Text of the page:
I'm Your Man: The Life of Leonard Cohen
I'M YOUR MAN: THE LIFE OF LEONARD COHEN
Leonard Cohen already had a biography, a pretty decent one by rockbook standards. Published in 1996, in the middle of a prolonged monastic retreat that appeared to put an end to the 62-year-old's public life, Vancouver English professor Ira B. Nadel's Various Positions is strong on Cohen's Jewish identification and poetic career if not so hip about the music that's why the book happened. But in I'm Your Man Sylvie Simmons blows Nadel away. Up there with such recent competition as RJ Smith on James Brown and Chris Salewicz on Bob Marley, she's constructed a hard-thinking music journalist's book where Nadel's is an openminded literary academic's. Having interviewed damn near everybody where Nadel did very little such digging, the San Francisco-based Brit isn't just much better than Nadel on Cohen's many music-biz enablers--she's better on his privileged youth in Jewish Montreal too.
Most important, she's infinitely better on what she--ponder that pronoun: she--has the common sense to make thematic from her title on out: women. G-d knows how many of the holy creatures Cohen has bedded in his 78 years--hundreds for sure, including Joni Mitchell and once Janis Joplin, unnamed seekers in that monastery, and briefly manager Kelley Lynch, who eventually robbed him of something like 10 million dollars, thus rousing him to a level of public activity and prestige few performing artists of 78 have ever achieved. Even Nadel mentions a few liaisons Simmons doesn't. But Simmons has gotten the details the major ones deserve: the saintly Marianne Ihlan of "So Long Marianne" fame; hot-headed Suzanne Elrod, the mother of his two children and his common-law wife for 10 years (the only one who seems bitter, although he's close to the kids, singer-songwriter Adam Cohen and Lorca Cohen, who has long lived downstairs in his Los Angeles duplex); distant Parisian photographer Dominique Isserman; May-December smart-beauty-with-a-dirty-mind Rebecca de Mornay; and his consort and collaborator for the first eight years of this century, Anjani Thomas.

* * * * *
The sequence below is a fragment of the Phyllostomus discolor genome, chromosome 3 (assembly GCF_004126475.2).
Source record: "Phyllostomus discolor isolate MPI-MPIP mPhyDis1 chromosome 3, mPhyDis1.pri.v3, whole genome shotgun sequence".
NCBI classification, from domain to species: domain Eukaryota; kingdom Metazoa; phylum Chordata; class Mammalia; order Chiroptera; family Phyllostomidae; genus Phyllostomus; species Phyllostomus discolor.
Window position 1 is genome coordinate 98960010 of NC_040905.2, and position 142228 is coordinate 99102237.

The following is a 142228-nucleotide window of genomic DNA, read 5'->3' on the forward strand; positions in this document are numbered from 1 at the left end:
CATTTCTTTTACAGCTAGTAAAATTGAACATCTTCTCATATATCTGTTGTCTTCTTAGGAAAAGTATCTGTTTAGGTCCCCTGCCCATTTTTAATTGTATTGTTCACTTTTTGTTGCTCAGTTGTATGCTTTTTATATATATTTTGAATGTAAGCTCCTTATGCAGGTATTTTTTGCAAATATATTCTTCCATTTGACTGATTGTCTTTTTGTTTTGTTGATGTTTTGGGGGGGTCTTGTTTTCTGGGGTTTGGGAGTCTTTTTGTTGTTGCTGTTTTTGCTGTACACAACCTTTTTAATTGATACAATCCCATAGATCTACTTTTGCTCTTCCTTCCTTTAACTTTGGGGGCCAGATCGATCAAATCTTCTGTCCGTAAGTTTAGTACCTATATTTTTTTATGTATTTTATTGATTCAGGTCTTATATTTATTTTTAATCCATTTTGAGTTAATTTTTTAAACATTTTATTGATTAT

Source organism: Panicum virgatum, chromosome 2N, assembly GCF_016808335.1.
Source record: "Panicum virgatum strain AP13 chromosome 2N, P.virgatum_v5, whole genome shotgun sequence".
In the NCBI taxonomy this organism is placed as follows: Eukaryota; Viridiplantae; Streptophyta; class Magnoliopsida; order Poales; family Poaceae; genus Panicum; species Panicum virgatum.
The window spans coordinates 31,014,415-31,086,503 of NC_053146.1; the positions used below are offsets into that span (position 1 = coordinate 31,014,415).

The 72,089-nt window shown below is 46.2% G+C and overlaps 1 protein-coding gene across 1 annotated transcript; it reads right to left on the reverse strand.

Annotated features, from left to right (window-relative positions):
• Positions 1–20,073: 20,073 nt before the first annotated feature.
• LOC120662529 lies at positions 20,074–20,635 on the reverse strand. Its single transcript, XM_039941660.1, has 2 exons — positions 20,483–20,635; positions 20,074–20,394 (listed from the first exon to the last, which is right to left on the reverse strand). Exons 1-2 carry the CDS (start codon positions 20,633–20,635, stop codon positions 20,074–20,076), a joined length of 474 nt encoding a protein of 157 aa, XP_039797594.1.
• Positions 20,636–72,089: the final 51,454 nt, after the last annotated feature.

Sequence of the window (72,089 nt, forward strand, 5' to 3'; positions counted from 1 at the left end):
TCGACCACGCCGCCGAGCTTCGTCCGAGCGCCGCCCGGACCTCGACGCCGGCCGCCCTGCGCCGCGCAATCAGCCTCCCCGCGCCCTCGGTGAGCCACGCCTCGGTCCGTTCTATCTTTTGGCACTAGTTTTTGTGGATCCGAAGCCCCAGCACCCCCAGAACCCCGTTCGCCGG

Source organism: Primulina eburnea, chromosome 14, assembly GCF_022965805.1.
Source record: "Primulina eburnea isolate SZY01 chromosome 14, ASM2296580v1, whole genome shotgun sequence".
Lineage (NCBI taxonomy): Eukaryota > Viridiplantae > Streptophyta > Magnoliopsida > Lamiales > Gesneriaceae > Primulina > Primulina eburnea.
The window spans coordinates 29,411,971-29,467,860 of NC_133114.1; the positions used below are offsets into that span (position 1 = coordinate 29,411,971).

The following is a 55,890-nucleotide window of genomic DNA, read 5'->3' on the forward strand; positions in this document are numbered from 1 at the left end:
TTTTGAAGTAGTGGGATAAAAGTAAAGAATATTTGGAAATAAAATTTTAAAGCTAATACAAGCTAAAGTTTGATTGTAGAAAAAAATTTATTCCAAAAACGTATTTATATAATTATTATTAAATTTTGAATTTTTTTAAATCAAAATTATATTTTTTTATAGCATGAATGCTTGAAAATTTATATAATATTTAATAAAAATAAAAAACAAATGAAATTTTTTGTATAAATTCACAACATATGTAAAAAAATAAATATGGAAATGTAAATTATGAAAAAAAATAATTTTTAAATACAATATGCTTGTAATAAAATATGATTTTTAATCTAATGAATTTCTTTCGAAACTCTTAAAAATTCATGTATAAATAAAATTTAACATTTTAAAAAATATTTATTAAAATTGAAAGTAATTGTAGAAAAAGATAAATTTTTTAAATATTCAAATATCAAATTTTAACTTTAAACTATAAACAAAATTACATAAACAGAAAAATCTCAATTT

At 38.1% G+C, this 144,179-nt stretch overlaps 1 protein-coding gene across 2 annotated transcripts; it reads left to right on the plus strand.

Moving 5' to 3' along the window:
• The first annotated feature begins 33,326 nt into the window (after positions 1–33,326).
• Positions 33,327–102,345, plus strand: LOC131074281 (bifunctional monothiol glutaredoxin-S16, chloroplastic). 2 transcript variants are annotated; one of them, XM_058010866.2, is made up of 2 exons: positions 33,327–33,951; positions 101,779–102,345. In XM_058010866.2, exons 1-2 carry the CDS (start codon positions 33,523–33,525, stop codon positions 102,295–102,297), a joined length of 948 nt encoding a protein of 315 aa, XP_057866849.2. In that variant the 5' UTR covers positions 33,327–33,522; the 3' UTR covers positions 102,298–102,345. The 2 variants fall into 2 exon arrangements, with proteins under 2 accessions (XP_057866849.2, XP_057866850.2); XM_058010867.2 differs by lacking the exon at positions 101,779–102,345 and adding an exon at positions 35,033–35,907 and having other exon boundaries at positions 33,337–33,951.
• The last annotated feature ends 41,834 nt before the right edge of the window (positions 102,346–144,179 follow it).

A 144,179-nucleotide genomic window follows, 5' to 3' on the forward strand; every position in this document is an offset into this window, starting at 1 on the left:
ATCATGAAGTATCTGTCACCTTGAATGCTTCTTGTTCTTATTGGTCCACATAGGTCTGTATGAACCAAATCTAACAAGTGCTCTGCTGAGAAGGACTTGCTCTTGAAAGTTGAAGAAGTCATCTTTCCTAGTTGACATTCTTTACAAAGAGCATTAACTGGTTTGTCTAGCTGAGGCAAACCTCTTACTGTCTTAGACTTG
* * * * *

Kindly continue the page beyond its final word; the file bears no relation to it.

OK, so we knew he's been quite the ladies man. But by soliciting the memories and insights of the Ihlan-Elrod-de Mornay-Thomas succession (Isserman didn't sit for an interview), Simmons portrays a man who was a remarkably intense serial monogamist no matter how much he got on the side--an adorer of women and a votary of beauty. No wonder, as Simmons reports, the fans at Cohen's European concerts in the '70s were three-quarters female. Yet she's equally diligent tracing Cohen's other non-artistic obsession: religious enlightenment. She details his devotion to the Jewish rituals passed down by his rabbi grandfather; fully describes the disciplines imposed by his now 105-year-old guru Roshi, who ordained him a Zen priest; devotes many pages to Cohen's substantial and decisive post-ordination studies with a Hindu teacher in Mumbai; and respects his early fascinations with Catholicism and Scientology as well.
These twin obsessions, one carnal and one spiritual, are source and content of Cohen's laboriously perfected, stubbornly prolific body of work, which Simmons doesn't neglect to analyze and appreciate. I'd say she overrates such works as Beautiful Losers, Death of a Ladies' Man, and Dear Heather. But that's a privilege she's earned. Though you'd never guess it from the awards showered on him--after all, he's touring at 78, and a Canadian citizen to boot--Cohen isn't Yeats or Lorca, and knowing the backstory of this lifelong depression fighter and belated superstar may not altogether allay your skepticism about his ultimate aesthetic import. But it will certainly induce you to understand where he's coming from, and why.